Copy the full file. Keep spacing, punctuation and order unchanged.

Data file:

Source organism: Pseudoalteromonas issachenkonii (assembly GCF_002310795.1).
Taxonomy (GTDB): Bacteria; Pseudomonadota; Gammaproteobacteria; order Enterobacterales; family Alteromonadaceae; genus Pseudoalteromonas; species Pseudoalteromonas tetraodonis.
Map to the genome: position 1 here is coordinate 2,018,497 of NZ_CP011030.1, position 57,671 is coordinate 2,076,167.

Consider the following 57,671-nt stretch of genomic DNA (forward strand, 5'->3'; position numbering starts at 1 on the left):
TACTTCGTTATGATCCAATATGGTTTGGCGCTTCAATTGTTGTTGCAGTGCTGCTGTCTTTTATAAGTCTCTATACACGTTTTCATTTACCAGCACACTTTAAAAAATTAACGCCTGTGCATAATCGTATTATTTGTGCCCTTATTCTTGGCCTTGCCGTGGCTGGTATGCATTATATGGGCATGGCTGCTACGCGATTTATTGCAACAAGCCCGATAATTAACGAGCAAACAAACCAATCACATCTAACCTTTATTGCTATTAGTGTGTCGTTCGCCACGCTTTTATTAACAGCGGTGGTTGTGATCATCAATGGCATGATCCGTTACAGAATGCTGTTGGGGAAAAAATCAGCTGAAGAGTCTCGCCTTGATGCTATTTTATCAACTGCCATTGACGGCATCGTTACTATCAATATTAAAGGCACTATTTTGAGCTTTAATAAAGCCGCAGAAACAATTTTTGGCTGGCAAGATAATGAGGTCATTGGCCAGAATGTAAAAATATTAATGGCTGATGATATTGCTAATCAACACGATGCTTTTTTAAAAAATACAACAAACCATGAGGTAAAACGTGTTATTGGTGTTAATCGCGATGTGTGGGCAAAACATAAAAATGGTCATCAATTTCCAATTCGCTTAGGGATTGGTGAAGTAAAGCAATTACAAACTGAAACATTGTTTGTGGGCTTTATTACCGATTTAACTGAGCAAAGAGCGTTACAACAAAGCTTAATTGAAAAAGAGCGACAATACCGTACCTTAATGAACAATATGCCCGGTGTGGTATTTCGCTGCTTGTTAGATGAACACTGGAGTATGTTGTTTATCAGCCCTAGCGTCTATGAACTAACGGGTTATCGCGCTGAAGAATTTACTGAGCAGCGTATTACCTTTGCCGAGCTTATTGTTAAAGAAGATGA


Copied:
Source organism: Pseudoalteromonas issachenkonii (assembly GCF_002310795.1).
Taxonomy (GTDB): Bacteria; Pseudomonadota; Gammaproteobacteria; order Enterobacterales; family Alteromonadaceae; genus Pseudoalteromonas; species Pseudoalteromonas tetraodonis.
Map to the genome: position 1 here is coordinate 2,018,497 of NZ_CP011030.1, position 57,671 is coordinate 2,076,167.

Consider the following 57,671-nt stretch of genomic DNA (forward strand, 5'->3'; position numbering starts at 1 on the left):
TACTTCGTTATGATCCAATATGGTTTGGCGCTTCAATTGTTGTTGCAGTGCTGCTGTCTTTTATAAGTCTCTATACACGTTTTCATTTACCAGCACACTTTAAAAAATTAACGCCTGTGCATAATCGTATTATTTGTGCCCTTATTCTTGGCCTTGCCGTGGCTGGTATGCATTATATGGGCATGGCTGCTACGCGATTTATTGCAACAAGCCCGATAATTAACGAGCAAACAAACCAATCACATCTAACCTTTATTGCTATTAGTGTGTCGTTCGCCACGCTTTTATTAACAGCGGTGGTTGTGATCATCAATGGCATGATCCGTTACAGAATGCTGTTGGGGAAAAAATCAGCTGAAGAGTCTCGCCTTGATGCTATTTTATCAACTGCCATTGACGGCATCGTTACTATCAATATTAAAGGCACTATTTTGAGCTTTAATAAAGCCGCAGAAACAATTTTTGGCTGGCAAGATAATGAGGTCATTGGCCAGAATGTAAAAATATTAATGGCTGATGATATTGCTAATCAACACGATGCTTTTTTAAAAAATACAACAAACCATGAGGTAAAACGTGTTATTGGTGTTAATCGCGATGTGTGGGCAAAACATAAAAATGGTCATCAATTTCCAATTCGCTTAGGGATTGGTGAAGTAAAGCAATTACAAACTGAAACATTGTTTGTGGGCTTTATTACCGATTTAACTGAGCAAAGAGCGTTACAACAAAGCTTAATTGAAAAAGAGCGACAATACCGTACCTTAATGAACAATATGCCCGGTGTGGTATTTCGCTGCTTGTTAGATGAACACTGGAGTATGTTGTTTATCAGCCCTAGCGTCTATGAACTAACGGGTTATCGCGCTGAAGAATTTACTGAGCAGCGTATTACCTTTGCCGAGCTTATTGTTAAAGAAGATGA